Dear All About Jazz Readers,

If you're familiar with All About Jazz, you know that we've dedicated over two decades to supporting jazz as an art form, and more importantly, the creative musicians who make it. Our enduring commitment has made All About Jazz one of the most culturally important websites of its kind in the world reaching hundreds of thousands of readers every month. However, to expand our offerings and develop new means to foster jazz discovery we need your help.

You can become a sustaining member for a modest $20 and in return, we'll immediately hide those pesky Google ads PLUS deliver exclusive content and provide access to future articles for a full year! This combination will not only improve your AAJ experience, it will allow us to continue to rigorously build on the great work we first started in 1995. Read on to view our project ideas...


Michael Blicher: Groove is in the Heart

Mark Youll By

Sign in to view read count
The way Gadd makes the song and all the other musicians around him sound so amazing is a huge inspiration. His gift for playing is so clear and musical that it communicates to so many people all over the world, and that’s an amazing gift.
Trading under the bold, equal-bill banner Blicher Hemmer Gadd, saxophonist Michael Blicher, organist Dan Hemmer and veteran session drummer Steve Gadd have been making music together now for over five years. During this time this extraordinary trio have just about managed to co-ordinate enough space in their individual work schedules to tour extensively, work up fresh material, and record two live albums together, all of which is no easy mission given both Blicher and Hemmer still reside in their native Denmark, and Gadd in the U.S.

The band formed after a chance encounter Blicher had with Gadd at a masterclass in Denmark in 2012, and the style the three have since refined is hung around a mutual love of strong groove, the music of New Orleans and all the classic organ groups led by the likes of Larry Young, Jimmy Smith, Ramsey Lewis and Jack McDuff. "I took some of my music along with me and Steve really liked it..." Blicher remembers of that first meeting. "I also gave him a CD that I had just released with my band, Astro Buddha Agogo, which also featured Dan on Hammond, and he loved that too. From there we started talking about possibly doing a Scandinavian tour together and our debut as a trio happened in 2014 when we toured Denmark, Sweden and Norway..."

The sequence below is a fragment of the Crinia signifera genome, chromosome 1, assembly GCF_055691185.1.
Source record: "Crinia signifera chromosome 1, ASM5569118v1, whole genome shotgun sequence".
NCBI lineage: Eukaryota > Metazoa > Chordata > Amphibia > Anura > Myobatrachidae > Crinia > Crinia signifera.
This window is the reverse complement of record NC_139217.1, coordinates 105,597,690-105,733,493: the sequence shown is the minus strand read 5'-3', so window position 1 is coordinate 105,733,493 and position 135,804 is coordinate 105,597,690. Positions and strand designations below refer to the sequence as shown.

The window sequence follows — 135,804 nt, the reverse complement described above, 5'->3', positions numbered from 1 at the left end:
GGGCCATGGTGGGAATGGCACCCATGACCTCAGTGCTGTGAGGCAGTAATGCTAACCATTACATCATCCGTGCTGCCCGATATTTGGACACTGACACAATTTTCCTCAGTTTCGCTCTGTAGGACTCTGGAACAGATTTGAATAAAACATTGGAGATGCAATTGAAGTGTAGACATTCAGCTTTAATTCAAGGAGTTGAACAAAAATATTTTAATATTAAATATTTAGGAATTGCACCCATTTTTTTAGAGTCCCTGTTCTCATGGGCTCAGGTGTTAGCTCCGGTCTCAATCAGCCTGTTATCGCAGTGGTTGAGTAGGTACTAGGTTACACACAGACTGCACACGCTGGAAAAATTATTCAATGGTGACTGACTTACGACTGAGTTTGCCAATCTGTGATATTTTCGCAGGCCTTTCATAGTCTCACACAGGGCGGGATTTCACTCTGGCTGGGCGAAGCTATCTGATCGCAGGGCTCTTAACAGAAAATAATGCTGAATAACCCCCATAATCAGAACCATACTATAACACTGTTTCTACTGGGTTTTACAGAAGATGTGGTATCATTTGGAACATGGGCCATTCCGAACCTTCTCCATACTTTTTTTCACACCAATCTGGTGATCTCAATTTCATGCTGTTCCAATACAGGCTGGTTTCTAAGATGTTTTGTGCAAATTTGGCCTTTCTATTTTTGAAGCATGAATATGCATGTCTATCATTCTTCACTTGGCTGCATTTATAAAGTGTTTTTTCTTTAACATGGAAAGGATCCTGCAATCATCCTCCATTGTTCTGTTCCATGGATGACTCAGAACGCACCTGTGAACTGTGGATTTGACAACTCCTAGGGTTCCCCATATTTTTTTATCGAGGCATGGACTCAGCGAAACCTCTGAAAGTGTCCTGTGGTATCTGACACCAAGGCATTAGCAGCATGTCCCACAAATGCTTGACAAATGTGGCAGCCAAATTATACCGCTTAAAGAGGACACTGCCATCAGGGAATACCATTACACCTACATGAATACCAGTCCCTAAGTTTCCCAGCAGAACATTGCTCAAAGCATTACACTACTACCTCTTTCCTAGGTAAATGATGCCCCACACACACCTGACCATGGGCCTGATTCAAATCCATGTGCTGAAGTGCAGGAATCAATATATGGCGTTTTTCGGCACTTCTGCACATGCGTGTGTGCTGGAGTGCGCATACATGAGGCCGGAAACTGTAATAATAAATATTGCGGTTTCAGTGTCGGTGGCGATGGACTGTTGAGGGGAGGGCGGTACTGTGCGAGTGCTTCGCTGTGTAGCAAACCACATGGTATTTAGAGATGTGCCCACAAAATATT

Selecting tracks from sold-out shows recorded in Denmark, Germany, and London in 2017, the trio's latest disc, Omara, is a melodic, groovy and, at times, sassy set wet with warm, sludgy Hammond, mellow tenor and soprano sax and some slick stick and brush work from Gadd. Flipping among blues, swing, latin and funk feels, it's a record driven by dazzling interplay and represents the real vibe of the band in a live environment. "I love playing live in front of an audience" Blicher enthuses with a smile. "For me, it's where everything is taken to a higher level, and listening back to these shows we were all happy enough with the recordings that we didn't see any reason for going into the studio..." For a behind-the-scenes glimpse of how the band does work in the confines of a small studio space, a short fly-on-the-wall film produced by documentary-maker Anders Jepsen to promote Omara is worth checking out on the band's site. It captures the camaraderie and chemistry of the group as they perform on stage and work on arrangements for some upcoming shows. "We very much share a love for the same kind of music, and we all focus on the same values of listening and playing which makes it really easy to play together" Blicher says. "Our focus when we're in a room together is to make each song sound as great, and as hard-swinging, as possible. I remember Steve once said that one of the reasons the trio also works so well is that there are no egos in the band, and I totally agree with that. We are all bringing something unique and individual to the music. Dan comes from a blues and soul background, and has played behind all the biggest blues, rock and pop artists in Denmark for many years. He is also a master of orchestrating and arranges the music on his organ so that each song get its own unique sound and dynamic arrangement. And you could say the exact same thing about Steve. He is such an amazing producer and orchestrator and has a real talent for making a song sound unique."